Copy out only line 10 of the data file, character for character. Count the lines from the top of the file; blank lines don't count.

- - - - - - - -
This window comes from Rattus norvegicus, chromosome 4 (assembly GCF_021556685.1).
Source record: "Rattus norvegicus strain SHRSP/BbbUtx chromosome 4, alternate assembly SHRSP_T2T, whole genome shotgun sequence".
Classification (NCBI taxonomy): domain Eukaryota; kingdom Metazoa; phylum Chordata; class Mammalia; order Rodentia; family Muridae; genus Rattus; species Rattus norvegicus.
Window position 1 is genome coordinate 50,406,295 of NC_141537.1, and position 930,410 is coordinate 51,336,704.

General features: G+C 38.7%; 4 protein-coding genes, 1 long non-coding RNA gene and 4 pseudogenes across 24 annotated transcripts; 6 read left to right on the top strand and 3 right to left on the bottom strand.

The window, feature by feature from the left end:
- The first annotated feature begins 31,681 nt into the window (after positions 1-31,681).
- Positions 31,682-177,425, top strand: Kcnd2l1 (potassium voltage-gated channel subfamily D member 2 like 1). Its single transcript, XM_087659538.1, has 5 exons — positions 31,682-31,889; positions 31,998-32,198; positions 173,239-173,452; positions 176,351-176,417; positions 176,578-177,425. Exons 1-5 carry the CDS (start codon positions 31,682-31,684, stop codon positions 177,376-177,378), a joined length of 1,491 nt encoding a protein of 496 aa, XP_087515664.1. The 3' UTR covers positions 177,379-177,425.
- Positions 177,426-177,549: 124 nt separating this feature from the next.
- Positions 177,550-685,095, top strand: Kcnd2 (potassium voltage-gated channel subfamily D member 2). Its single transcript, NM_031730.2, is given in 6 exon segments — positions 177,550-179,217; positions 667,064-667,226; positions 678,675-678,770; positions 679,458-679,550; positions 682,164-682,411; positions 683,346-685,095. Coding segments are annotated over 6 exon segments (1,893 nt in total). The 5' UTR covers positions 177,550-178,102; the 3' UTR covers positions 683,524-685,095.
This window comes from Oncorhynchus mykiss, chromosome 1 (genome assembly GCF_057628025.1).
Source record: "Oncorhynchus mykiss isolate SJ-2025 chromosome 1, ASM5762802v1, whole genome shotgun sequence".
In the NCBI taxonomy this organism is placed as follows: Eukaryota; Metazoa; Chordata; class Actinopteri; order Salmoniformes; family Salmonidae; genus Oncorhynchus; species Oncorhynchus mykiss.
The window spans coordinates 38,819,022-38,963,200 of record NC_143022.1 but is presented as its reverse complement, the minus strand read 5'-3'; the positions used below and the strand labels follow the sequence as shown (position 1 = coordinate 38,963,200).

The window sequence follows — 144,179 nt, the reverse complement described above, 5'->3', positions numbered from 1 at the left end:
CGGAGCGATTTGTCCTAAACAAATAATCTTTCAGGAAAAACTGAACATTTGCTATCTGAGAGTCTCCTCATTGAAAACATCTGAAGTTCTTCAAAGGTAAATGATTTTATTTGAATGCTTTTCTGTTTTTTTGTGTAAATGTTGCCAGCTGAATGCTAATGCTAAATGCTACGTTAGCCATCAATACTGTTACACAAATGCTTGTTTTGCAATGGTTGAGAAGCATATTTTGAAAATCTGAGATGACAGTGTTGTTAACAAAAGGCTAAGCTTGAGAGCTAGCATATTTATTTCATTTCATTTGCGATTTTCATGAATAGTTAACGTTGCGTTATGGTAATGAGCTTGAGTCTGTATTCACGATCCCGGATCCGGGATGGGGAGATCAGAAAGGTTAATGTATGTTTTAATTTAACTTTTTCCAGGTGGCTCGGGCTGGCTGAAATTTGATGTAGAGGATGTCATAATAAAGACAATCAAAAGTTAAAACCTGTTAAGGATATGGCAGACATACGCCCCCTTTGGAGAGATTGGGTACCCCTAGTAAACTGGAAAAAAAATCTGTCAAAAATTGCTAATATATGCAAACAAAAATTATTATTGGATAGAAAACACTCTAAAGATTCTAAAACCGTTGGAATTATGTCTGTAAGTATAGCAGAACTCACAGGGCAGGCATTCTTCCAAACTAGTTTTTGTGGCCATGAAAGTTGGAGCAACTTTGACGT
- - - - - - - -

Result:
- Positions 177,550-685,095, top strand: Kcnd2 (potassium voltage-gated channel subfamily D member 2). Its single transcript, NM_031730.2, is given in 6 exon segments — positions 177,550-179,217; positions 667,064-667,226; positions 678,675-678,770; positions 679,458-679,550; positions 682,164-682,411; positions 683,346-685,095. Coding segments are annotated over 6 exon segments (1,893 nt in total). The 5' UTR covers positions 177,550-178,102; the 3' UTR covers positions 683,524-685,095.